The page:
How focused on the user experience they are. Um, sadly, Facebook is too to their own ends. They’re not really focused on optimizing the customer’s experience with more of their bottom line. But, um, and I think that that is, uh, that’s something that’s missing.

So, they’ll focus on things like agile, for example. Right? Agile is what makes these companies successful. We need agile. And they see it as a, as a recipe for delivering more software more quickly, which again, is managing the outputs, not managing the outcomes.

Etienne Garbugli: All right. So, going in that direction, so say I just got hired by an organization, how would you recommend I go about diagnosing the product organization?

So, how we work and what’s the current situation in terms of how things get delivered? Are we output, are we outcome? Is it, is it working in terms of agile? Is it working as an organization? And then maybe how would you recommend someone within an organization to shift that mindset towards more of a learning, more of an, uh, an output discussion?

Jeff Gothelf: I think how you have that conversation will vary by where in the organization you got hired, right? So what level in the organization. But the conversation you’re trying to have, generally speaking, is the same. It’s a conversation that asks the question, why? Why are we working on this? Right?

What customer is it for? Um, what benefit does it bring to the customer? If the customer is successful, how does that translate into business success for us? How does that fit into the broader product portfolio that we’re building into the strategic plans for the organization for the next year or two years, or whatever it is?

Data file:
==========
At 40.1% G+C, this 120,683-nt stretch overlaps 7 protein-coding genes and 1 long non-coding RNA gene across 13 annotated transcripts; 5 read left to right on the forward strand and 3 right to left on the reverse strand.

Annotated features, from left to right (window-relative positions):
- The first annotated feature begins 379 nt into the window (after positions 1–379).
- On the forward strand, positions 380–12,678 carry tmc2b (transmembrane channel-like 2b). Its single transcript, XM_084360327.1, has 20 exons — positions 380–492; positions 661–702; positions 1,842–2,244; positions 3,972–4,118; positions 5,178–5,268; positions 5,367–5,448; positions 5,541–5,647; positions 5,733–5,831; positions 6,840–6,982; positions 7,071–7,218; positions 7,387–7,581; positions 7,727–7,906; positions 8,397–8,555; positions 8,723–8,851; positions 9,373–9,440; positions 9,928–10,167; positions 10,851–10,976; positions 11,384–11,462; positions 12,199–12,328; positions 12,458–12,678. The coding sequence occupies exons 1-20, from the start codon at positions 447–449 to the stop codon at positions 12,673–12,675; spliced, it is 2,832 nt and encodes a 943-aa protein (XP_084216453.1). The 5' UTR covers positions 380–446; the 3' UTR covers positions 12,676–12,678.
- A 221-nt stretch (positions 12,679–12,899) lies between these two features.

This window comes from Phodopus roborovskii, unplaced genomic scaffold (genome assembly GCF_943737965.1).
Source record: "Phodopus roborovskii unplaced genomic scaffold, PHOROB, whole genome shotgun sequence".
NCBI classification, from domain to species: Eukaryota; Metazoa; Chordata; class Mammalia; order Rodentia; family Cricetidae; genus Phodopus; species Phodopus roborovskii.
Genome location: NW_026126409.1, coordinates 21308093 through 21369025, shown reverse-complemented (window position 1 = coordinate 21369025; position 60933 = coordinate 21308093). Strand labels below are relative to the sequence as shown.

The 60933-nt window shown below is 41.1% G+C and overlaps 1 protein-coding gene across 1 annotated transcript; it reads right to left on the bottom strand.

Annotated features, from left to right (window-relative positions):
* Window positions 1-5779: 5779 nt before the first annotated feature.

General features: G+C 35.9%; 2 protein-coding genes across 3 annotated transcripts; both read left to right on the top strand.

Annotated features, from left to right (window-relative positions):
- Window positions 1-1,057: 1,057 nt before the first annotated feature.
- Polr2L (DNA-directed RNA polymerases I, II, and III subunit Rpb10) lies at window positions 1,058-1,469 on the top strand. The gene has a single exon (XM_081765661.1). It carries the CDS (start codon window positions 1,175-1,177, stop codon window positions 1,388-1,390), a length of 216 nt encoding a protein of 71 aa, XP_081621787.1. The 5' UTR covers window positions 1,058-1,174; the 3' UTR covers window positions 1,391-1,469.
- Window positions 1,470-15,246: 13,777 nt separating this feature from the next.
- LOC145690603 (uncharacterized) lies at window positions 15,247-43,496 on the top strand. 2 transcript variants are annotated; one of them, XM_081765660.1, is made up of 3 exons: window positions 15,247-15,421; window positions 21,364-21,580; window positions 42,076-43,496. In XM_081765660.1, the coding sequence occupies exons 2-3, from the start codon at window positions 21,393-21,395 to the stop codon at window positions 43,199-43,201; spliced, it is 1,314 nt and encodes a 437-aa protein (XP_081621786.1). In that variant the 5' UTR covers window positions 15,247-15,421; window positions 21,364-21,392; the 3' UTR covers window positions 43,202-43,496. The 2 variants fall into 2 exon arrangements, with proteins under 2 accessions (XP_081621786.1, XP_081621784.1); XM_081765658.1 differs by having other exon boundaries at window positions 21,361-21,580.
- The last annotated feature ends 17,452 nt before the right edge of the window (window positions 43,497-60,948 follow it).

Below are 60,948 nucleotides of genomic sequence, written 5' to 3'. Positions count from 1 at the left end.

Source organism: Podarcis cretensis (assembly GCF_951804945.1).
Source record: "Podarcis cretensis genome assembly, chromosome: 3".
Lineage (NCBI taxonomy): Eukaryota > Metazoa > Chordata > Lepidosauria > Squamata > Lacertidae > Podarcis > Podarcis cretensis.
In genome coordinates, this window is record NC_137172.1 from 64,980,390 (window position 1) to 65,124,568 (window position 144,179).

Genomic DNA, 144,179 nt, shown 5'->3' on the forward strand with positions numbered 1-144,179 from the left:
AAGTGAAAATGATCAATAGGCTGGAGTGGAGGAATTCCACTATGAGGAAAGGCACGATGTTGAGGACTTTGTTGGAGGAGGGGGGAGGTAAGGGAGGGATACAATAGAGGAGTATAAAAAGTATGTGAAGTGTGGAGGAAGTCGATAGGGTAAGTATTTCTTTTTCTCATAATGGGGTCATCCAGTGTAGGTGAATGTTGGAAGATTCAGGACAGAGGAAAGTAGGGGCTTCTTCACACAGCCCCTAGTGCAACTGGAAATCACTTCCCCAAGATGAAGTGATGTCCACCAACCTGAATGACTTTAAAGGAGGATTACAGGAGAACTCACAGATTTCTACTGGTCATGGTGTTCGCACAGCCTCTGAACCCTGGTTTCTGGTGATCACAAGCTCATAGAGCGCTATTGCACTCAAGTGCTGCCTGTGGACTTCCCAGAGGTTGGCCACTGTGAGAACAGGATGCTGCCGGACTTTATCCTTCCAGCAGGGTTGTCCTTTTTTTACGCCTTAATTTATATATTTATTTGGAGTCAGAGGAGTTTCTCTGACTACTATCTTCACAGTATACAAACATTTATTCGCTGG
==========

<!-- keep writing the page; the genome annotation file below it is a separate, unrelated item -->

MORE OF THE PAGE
That’s the conversation you want to have. Now, again, asking why is increasingly risky to your career, the lower in the organization you are typically speaking in larger organizations, right? And so, we want to build the conversation to ask why in a way that doesn’t limit your career in that organization.

But that’s the conversation you’re trying to have. So, I think that, you know, at the individual contributor level, it’s about asking, what are the assumptions that went into making the decision to build X, right? Or to design it in this particular way? Who’s the target audience? Right?

When’s the last time we talked to anybody from that target audience? Can I go talk to somebody from that target audience? Right? And then to, as you start to collect more customer feedback, more quantitative data, and as you bring that back into the team. Really seeing how the team, the product manager, the business lead, the business line leader, the executives, the stakeholders, react to that data because that data is never going to be 100% reflective in a positive way of everything that you’re doing, right?

There’s always going to be some contradiction. Hey, we’re making it blue. Everyone says they like red and, whatever. Right? So, how people react to that becomes really interesting, right? It’s a good indicator of the culture of an organization if they’re like, oh yeah, yeah, that’s what the customers say, but we know better. Right?

Or that kind of builds up a better understanding of our, of our customer. Let’s explore and see why that is, and maybe through the next iterations, we can make some improvements, right? It’s two very different conversations.